The Effects of Mouth Breathing on Dental Health

GSD-Blog-Mouth-Breathing-Effects-on-Dental-Health-02.18.20Breathing through the mouth is necessary when you are experiencing nasal congestion or during strenuous exercise. However, breathing through the mouth all the time, including when you sleep, can lead to various oral health problems. In children, mouth breathing can lead to facial deformities and crooked teeth. In adults, mouth breathing can lead to bad breath and gum disease.

Causes of mouth breathing

Most cases of mouth breathing are caused by obstructed nasal airways, because of which your body resorts to your mouth as the alternate source of oxygen. The reasons your nose may be blocked can include, but are not limited to the following:

  • nasal congestion due to cold, allergies, or a sinus infection
  • enlarged adenoids
  • enlarged tonsils
  • deviated septum
  • nasal polyps
  • the shape of the nose
  • the shape and size of the jaw
  • tumors
Even when your nose is not obstructed, mouth breathing can still occur due to stress and anxiety, as well as habit.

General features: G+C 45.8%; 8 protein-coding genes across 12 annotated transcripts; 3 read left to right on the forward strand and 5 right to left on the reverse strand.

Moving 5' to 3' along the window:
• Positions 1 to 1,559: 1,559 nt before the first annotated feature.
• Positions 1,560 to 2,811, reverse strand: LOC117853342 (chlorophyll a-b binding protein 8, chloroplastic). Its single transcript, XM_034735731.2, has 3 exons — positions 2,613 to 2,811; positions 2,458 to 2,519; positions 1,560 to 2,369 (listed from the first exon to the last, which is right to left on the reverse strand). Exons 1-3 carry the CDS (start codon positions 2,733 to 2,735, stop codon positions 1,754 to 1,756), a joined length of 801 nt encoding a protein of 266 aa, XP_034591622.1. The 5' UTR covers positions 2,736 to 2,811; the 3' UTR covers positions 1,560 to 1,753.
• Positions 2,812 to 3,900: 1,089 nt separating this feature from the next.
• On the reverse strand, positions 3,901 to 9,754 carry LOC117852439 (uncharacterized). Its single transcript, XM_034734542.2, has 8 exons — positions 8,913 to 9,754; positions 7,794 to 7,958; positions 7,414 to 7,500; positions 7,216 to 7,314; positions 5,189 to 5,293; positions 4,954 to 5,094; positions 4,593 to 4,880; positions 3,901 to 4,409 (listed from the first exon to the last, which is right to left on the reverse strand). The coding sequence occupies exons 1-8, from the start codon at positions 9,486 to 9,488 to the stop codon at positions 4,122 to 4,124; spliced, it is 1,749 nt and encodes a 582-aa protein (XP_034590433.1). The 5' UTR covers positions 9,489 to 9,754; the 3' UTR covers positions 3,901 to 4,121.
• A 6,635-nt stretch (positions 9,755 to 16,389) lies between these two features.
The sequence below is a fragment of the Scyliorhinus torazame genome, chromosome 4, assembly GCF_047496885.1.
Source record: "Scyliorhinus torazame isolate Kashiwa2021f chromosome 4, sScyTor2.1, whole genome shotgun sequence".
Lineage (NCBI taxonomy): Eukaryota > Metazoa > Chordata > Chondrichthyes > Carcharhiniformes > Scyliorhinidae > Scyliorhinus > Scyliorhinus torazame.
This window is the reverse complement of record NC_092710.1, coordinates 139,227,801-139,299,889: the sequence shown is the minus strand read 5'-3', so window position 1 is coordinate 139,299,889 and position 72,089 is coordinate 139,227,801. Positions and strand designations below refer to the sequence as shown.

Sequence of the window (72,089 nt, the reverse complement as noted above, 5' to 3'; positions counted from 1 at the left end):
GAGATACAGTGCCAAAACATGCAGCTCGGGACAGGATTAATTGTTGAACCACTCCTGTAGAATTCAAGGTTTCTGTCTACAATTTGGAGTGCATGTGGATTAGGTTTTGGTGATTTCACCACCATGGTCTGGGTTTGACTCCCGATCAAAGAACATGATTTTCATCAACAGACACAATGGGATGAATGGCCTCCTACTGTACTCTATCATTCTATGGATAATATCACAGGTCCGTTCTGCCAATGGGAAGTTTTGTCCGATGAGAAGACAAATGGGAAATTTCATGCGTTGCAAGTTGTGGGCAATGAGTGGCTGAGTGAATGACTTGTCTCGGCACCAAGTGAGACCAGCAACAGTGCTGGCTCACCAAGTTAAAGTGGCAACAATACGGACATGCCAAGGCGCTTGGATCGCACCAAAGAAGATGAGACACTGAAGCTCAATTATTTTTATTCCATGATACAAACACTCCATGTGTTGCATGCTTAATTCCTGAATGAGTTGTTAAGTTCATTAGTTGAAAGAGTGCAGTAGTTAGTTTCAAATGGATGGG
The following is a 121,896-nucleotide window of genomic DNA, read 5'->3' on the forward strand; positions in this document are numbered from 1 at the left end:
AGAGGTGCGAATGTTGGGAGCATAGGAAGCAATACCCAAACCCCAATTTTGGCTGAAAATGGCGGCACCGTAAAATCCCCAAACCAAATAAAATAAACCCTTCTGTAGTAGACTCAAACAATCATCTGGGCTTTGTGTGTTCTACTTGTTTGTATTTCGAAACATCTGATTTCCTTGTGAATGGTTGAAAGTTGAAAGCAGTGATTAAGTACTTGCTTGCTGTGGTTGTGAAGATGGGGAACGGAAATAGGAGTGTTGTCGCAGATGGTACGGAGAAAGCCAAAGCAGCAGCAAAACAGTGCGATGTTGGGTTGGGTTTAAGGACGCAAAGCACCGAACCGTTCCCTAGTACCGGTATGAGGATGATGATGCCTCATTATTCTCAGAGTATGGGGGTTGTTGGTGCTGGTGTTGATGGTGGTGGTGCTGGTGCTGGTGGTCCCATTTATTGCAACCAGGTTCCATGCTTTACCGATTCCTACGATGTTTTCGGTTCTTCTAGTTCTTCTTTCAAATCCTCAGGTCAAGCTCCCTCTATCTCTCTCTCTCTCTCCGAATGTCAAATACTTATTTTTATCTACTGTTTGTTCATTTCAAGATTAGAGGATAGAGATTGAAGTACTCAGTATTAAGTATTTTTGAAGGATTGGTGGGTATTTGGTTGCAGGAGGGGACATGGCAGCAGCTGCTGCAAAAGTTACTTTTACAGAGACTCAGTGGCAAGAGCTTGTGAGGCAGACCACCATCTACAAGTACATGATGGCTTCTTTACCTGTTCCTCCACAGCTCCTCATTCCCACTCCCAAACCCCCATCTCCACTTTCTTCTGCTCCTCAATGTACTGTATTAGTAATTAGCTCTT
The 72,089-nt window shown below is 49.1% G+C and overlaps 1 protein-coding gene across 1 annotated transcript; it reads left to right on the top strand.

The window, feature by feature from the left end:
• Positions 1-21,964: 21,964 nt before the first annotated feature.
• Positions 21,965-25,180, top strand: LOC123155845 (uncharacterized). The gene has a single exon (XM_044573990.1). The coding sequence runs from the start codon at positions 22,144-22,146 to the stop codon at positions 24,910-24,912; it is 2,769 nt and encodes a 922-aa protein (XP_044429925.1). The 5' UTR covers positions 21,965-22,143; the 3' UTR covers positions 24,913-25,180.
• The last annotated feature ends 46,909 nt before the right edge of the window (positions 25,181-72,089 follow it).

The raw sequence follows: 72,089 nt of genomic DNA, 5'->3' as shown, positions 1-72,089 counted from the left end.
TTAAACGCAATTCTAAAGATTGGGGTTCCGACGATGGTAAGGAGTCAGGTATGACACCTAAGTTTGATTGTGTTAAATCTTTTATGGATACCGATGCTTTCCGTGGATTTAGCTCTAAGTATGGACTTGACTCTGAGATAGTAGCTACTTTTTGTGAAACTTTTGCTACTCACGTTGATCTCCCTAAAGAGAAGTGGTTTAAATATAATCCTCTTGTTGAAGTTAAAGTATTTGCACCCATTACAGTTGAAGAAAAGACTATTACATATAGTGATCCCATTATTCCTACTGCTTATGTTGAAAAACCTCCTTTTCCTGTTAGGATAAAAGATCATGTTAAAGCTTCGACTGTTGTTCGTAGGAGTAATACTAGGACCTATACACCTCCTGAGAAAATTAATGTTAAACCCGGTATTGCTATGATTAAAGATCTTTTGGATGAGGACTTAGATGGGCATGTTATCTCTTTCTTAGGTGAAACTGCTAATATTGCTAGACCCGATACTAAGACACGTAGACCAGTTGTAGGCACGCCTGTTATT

Signs you are a mouth breather

You may not realize you are breathing through your mouth instead of your nose, especially while you sleep. However, there are certain signs you can look for that may indicate mouth breathing, such as: 

  • snoring
  • dry mouth
  • dry, cracked lips
  • bad breath
  • frequent cavities
  • brain fog
  • chronic fatigue
  • large tonsils
  • daytime sleepiness
  • crowded teeth

Treatment of mouth breathing

The treatment of mouth breathing depends on the root cause. If the cause is allergies or a cold, nasal decongestants, anti-histamines, and prescription steroid nasal sprays can help breathing. For swollen adenoids and tonsils, removing them surgically can help treat mouth breathing. If you are mouth breathing due to sleep apnea, your doctor will likely prescribe you a face-mask appliance to wear at night called continuous positive air pressure therapy (CPAP) that helps keep the airways open while you sleep. 

To minimize the negative effects of mouth breathing, it is also very important to maintain good oral hygiene by brushing thoroughly twice a day and flossing daily to remove plaque and cavity-forming bacteria. Regular check-ups with your dentist will also help catch and fix problems early on when they are small, before they become bigger, more painful, and costly.

To schedule a dental check-up, call our office at (925) 705-7093 or request an appointment online.

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Tags: oral health periodontal disease dental hygiene dental health gum disease bad breath dry mouth crooked teeth